March 3, 2005

Sink McCain/Feingold

All right then. At last I am convinced. John McCain and Russ Feingold’s “campaign finance reform” is a threat to free speech. At the very least, the way some people interpret it is a threat to free speech.

Matt Welch put the seed of doubt in my mind in an interview with Norman Geras.
I used to think that enacting campaign finance reform legislation was the most important political issue in the United States, and that most people who worried about its effects on free speech were disingenuous. I no longer do.
Hmm, I thought when I saw that. Matt is a smart guy. Whether I agree with him or not (and very often I do) he knows how to make me think. I knew he must have a good point, that he must have learned something important, even though he didn’t hint at what it might be. I filed the thought and knew some day I would see or read or hear about something and it would click whether I changed my mind about it or not.

That day has arrived. The FEC may soon regulate blogging.

It’s shady when gigantic corporations cut fat checks to political parties and candidates. It’s even shadier when gigantic corporations cut fat checks to both parties at once. (This is otherwise known as “covering your bases.”) Don’t tell me it’s charity. Ted Kennedy and Trent Lott really don’t need anyone’s charity money.

But what on earth could possibly be shady about little old me linking to Barack Obama’s or Rudy Giuliani’s Web site? Not a damn thing, unless they pay me to do it and I don’t disclose that payment. But then we’re talking about ethics, not law.

Not according to McCain/Feingold as it’s being interpreted now by the feds. They seem to think if I link to a politician’s Web site it’s the equivalent of giving them money. I could be fined if I go over my limit. (Sigh.)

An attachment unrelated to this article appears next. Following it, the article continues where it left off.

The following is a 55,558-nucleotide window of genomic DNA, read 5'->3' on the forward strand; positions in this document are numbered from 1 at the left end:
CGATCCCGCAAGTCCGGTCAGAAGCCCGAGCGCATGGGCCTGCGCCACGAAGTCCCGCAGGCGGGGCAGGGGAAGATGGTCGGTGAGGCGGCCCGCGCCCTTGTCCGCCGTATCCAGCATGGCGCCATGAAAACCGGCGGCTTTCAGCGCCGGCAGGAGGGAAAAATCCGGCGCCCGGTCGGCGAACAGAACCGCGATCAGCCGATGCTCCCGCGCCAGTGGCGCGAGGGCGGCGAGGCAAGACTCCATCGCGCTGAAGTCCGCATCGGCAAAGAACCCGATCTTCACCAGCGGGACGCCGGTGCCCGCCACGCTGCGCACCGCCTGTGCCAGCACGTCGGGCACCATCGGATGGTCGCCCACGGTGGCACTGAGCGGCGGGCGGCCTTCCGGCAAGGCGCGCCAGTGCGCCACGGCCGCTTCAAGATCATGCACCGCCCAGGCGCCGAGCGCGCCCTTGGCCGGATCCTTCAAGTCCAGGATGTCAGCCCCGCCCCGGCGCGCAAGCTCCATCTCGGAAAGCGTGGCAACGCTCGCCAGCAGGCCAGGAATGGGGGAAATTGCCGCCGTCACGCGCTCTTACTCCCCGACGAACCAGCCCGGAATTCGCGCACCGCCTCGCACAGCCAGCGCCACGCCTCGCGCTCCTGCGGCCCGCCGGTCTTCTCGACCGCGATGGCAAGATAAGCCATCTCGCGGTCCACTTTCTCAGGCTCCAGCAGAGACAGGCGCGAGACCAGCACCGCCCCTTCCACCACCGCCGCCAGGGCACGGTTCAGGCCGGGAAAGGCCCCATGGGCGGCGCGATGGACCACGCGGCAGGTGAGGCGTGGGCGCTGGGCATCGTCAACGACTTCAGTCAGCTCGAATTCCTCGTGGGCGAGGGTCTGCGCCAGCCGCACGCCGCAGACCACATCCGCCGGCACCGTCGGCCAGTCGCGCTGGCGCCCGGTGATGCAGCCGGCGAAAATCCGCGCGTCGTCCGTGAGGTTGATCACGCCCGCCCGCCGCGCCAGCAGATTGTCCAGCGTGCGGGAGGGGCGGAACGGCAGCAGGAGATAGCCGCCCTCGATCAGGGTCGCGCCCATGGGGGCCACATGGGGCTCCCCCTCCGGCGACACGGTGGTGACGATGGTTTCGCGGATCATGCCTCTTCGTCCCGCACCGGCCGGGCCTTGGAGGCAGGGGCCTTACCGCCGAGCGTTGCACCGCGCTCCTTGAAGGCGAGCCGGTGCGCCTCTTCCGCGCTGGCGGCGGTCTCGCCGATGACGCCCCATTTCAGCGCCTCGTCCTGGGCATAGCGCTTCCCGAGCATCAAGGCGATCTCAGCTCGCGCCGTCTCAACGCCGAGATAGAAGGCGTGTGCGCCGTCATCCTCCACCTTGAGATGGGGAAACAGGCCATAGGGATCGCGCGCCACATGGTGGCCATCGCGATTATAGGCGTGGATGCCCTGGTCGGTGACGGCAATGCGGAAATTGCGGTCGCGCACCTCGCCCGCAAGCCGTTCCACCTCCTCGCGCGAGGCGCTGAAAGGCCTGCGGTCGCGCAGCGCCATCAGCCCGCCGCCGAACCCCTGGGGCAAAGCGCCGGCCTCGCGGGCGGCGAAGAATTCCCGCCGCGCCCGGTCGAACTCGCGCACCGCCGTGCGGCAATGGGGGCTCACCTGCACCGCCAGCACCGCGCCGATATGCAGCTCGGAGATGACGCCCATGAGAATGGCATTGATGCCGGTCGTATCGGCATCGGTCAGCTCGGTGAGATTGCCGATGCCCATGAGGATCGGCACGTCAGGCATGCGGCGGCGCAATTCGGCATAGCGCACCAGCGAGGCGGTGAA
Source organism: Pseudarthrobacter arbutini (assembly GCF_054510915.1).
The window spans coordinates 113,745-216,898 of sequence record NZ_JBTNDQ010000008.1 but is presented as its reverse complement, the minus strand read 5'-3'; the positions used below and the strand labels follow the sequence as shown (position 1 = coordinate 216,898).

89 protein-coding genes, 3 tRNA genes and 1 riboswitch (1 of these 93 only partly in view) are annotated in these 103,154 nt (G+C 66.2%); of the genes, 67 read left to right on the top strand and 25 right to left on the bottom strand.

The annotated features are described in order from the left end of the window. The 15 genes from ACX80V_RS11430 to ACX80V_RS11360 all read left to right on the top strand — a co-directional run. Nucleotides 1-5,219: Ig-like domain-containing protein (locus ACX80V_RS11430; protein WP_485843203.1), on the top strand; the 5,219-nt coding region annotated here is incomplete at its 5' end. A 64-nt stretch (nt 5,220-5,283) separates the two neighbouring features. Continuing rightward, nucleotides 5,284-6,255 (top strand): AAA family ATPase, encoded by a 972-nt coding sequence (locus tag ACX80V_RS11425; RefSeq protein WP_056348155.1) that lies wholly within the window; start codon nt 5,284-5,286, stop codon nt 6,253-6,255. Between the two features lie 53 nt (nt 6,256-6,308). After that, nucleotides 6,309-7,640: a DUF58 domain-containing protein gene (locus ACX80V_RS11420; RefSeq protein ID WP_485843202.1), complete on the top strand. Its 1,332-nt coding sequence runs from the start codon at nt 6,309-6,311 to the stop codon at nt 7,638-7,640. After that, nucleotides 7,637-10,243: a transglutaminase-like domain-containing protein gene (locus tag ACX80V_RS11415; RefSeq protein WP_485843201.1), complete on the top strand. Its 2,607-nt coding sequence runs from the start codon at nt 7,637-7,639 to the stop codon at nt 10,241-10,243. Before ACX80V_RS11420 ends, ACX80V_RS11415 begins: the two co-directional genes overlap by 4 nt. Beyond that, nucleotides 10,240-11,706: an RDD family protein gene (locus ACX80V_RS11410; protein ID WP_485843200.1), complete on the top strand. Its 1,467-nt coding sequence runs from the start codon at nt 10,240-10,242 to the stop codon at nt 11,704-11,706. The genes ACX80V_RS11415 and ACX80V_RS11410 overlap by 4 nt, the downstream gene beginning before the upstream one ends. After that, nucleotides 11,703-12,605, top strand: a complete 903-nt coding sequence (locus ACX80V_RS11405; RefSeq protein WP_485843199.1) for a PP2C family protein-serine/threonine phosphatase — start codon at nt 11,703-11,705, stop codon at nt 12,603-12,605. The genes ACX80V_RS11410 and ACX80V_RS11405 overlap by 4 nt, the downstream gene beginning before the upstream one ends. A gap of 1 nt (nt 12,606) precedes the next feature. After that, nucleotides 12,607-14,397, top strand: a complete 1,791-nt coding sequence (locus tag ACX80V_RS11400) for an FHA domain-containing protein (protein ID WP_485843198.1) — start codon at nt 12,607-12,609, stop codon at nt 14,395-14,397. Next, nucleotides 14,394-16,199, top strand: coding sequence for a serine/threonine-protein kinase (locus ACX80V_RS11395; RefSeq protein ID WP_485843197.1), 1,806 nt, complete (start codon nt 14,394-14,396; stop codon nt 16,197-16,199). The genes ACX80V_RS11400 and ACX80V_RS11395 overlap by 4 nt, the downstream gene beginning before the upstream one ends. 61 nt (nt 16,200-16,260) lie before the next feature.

So Matt Welch (along with plenty of others) was right. It really is a threat to free speech, whether it was intended that way or not.

This has united the blogosphere. Everyone from Atrios and Daily Kos to Charles Johnson and Ace of Spades is rightly bitching about it.

Say what you will. Oh, now you’re against it when it threatens you personally. Well, yeah. I don’t give tens of thousands of dollars to senators so I can buy access and the expectation of getting my phone calls returned. I’m just a guy with a modem and an opinion.

I suppose the CEOs of multinational corporations are just guys (and gals) with opinions (and interests) as well. And I suppose they’re more “important” than me because they make stuff we want and provide jobs in the community. Maybe they should get their phone calls returned before I do. But I’ll bet ten to one that those who donate scads of money get more access and returned calls than those who don’t. I mean, come on, why be naïve about this?

So I don’t know. I still kinda like the idea of campaign finance reform. But that doesn’t change the fact that McCain/Feingold needs to be sunk. It goes way too far, and I’ll be damned if the federal government tells me what I can and can’t write on this blog. This is not Iran, and this is not Syria.

Posted by Michael J. Totten at March 3, 2005 11:53 PM
Winner, The 2007 Weblog Awards, Best Middle East or Africa Blog

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